Sharks Teeth Treasure
“Ever been to Jekyll Island’s Shark’s Tooth Beach?” Tom rode his kayak in the eddy at the margin where the marsh grass met the river, and kind of leered at me, wiggling his eyebrows.
I was with a small party of other sea kayak novices on a float trip out of Tidelands Nature Center. Tom Woolf was our guide. The green of Jekyll Island’s maritime forest spread to starboard, endless marsh to port. We were resting, and I’d just told Tom that our family came to Jekyll every time we could pry ourselves away from work and school. “We know this place like the back of our hands,” I’d boasted.
Apparently the island had a few secrets I wasn’t privy to.
“Shark’s Tooth Beach?” I said. “That’s a new one. Where’s it located?”
Tom told me how to get there – and what, if I was lucky, I might find. As it happened, Shark’s Tooth Beach turned out to be a memorable adventure, and served to remind me once again – on this island paradise, there’s always something new to see and do.
Prehistoric Sharks Teeth
Tom told me that Sharks Tooth Beach was a great place to find prehistoric sharks teeth - the teeth of the Megalodon, an almost-legendary shark that lived during the Cenozoic era, from 1.5 to 28 million years ago.
Megalodon grew to more than 58' long. Makes a great white look like a minnow.
No Megalodons swim in the waters off Jekyll Island nowadays (at least I don't think they do!), but they left their calling cards - their fossilized teeth, which themselves could reach over 7" long. A 52' Megalodon had a bite force of 24,395 lbs., compared to 4,000 lbs. for a typical great white shark (from Wikipedia article entitled "Megalodon").
Megalodon sharks teeth have been found all over the world, but the teeth you'll most likely run across on Sharks Tooth Beach belong to the great white shark.
First Aborted Attempt to Reach Sharks Tooth Beach
My first try at reaching Sharks Tooth Beach was a washout - literally. Tom had told me that to reach the beach, you had to hike a bit. Following Tom's instructions, I found the trail head just past the entrance to Summer Waves Water Park. It's gated to keep cars out, but a space was left just wide enough for a hiker or biker to get through.
I took off on a cloudy afternoon (the last day of our vacation) while Martha napped in the house. I was thinking I'd be on the beach in a few minutes. Not so. The trail winds through maritime forest bordering virgin marshland for more than a mile, so it's a real hike. Hiking boots aren't needed, but they help.
The first section was pretty open, but then the trail narrowed and vegetation started to encroach.
I was eager to reach the beach. Tom had said that the best time to search for sharks teeth was at extreme low tide. Dawn Zenkert, director of Tidelands Nature Center, confirmed his advice. "Sharks Tooth Beach is covered by a layer of naturally occurring oyster shells," Dawn said. The best time to find anything is at the lowest point of the ebb tide, when a narrow strip of the muddy bottom is exposed.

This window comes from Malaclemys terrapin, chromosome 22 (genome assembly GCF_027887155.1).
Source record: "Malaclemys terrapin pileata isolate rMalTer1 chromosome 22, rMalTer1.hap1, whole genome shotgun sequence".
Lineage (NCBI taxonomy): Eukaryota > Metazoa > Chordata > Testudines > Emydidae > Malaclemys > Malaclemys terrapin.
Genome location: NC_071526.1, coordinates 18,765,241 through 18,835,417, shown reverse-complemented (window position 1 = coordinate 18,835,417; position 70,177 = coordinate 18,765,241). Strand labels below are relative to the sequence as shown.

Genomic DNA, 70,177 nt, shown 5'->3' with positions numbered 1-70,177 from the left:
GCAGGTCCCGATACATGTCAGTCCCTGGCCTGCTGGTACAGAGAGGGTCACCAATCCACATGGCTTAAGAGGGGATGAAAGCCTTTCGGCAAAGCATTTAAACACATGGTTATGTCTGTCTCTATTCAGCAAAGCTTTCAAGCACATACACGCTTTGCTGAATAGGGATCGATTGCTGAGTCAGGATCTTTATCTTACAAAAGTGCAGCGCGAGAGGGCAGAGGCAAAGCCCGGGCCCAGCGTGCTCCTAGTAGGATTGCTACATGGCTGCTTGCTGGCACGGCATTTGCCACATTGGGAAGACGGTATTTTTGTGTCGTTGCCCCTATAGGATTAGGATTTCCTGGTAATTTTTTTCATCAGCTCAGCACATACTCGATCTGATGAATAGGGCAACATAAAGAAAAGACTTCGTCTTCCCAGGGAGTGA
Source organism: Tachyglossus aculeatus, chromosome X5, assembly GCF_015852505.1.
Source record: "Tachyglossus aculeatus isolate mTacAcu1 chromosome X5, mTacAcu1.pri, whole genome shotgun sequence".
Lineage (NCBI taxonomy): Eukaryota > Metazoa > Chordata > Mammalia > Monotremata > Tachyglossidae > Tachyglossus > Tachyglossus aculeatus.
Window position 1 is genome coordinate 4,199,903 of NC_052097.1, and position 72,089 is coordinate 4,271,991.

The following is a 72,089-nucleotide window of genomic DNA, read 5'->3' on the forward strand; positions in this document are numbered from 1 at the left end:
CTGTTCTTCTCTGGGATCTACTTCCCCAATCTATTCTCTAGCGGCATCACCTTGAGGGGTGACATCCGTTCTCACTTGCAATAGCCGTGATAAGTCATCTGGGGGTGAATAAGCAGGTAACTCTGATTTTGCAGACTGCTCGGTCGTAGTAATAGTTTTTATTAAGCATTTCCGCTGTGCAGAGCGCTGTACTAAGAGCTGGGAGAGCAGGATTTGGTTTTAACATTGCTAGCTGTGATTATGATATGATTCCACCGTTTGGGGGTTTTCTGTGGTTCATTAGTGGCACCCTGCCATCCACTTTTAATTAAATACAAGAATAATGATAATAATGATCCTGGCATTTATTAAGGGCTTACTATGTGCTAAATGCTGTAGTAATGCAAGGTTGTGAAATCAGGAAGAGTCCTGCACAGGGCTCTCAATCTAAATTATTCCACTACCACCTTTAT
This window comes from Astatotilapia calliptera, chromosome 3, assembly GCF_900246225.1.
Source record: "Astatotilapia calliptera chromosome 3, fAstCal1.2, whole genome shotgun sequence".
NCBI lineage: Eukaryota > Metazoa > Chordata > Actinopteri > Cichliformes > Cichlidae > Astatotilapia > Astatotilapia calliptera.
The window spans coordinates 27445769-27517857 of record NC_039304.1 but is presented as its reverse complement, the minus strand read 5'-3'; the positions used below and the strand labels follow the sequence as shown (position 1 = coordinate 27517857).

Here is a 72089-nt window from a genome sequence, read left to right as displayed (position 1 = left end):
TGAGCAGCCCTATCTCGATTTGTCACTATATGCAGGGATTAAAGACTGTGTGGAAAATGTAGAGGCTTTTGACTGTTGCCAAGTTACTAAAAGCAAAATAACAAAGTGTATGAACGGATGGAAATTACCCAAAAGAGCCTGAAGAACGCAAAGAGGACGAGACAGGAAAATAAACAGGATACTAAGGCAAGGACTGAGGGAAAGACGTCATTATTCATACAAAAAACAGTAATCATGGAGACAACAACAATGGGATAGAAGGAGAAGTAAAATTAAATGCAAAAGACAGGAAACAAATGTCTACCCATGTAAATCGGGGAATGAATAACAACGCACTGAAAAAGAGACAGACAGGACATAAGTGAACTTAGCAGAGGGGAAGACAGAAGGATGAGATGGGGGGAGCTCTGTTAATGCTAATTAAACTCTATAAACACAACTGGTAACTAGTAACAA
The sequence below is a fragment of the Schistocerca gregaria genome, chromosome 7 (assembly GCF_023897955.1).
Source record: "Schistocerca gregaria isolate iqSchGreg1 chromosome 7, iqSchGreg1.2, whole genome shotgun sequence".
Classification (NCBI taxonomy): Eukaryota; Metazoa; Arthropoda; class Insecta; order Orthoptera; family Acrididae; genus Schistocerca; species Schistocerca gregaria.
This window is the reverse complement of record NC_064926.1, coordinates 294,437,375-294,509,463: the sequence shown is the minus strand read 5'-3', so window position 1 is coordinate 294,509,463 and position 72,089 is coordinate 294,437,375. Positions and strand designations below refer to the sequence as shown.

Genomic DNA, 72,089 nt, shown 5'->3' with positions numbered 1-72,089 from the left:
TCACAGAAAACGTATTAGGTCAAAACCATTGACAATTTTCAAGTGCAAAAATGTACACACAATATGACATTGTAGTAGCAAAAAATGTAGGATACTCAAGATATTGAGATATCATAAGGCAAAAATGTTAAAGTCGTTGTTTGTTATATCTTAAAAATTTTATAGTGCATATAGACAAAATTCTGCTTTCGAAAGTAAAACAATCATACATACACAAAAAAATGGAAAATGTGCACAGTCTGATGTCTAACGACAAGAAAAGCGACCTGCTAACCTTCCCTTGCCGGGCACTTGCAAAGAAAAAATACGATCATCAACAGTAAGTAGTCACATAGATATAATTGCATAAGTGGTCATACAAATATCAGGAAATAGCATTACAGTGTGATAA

About halfway to the beach, Mother Nature put a damper on my expedition. Thunderstorms rolled in, accompanied by driving rain - and lightning.
Hiking across the lowlands is not much fun when you can see lightning striking the marsh on all sides of you. I turned tail and retreated, as fast as I could, back to the car, feeling lucky to get back with hide intact.
Sharks Teeth Here I Come
The next time we visited Jekyll Island, I was eager to finish what I'd started. I'd talked more with Dawn, and she told me that sharks teeth weren't the only treasures an intrepid explorer could find. She said that others had found shards of pottery left over from when the coastal Indians inhabited the area, as well as tools, weapons, and debris from shipwrecks.
So, with visions of treasure dancing in my head, I hit the trail. This time Martha accompanied me (she was born to hike!). No rain this time, but by the time we reached the halfway point, I was wishing for some. It was about 95 degrees out, and humid as the inside of a greenhouse.
We passed the point where I'd turned around the year before, and the trail narrowed considerably, with lush vegetation crowding the path in places. Hikers could get through fairly easily, but a biker would need to leave the bike and continue on foot.
Off in the distance we could see the towers of the water slides at Summer Waves, with tiny people waiting their turns to slide. I wondered if they could spot us from their vantage point, and if they could were they thinking, "What are those idiots doing down there slogging around in the heat?"
Finally we emerged on the crescent-shaped Sharks Tooth Beach. Dawn was right. It wasn't your typical sandy beach. Oyster shells hid the sand except right at water's edge. We'd timed our visit to coincide with low tide, and had hit it perfectly. A strip of mud about 2' in width lay exposed at our feet.
We dug around in the mud for about 30 minutes before calling it quits without a tooth to be found. The heat and my rumbling stomach called a halt to our Indiana Jones impressions, and we slogged back to the car, disappointed that we hadn't discovered any sharks teeth, Megalodon or otherwise - but determined to come back again, in cooler weather, armed with digging tools and sieves, to once again try our luck at finding our own version of buried treasure.
If you want to experience the thrill of the hunt, you can find the Sharks Tooth Beach trail head off Riverview Drive, just past Summer Waves Water Park. If it's hot, take plenty of water with you. It'll take you about an hour of steady hiking to get their, maybe longer with small kids.
Bug spray may be necessary on the way in and out, and sun block when you reach the beach. Might want to pack a lunch. Martha and I took a pack of crackers, and it wasn't nearly enough.
Good hunting, and if you discover any sharks teeth (or other treasures), we'd like to hear your story!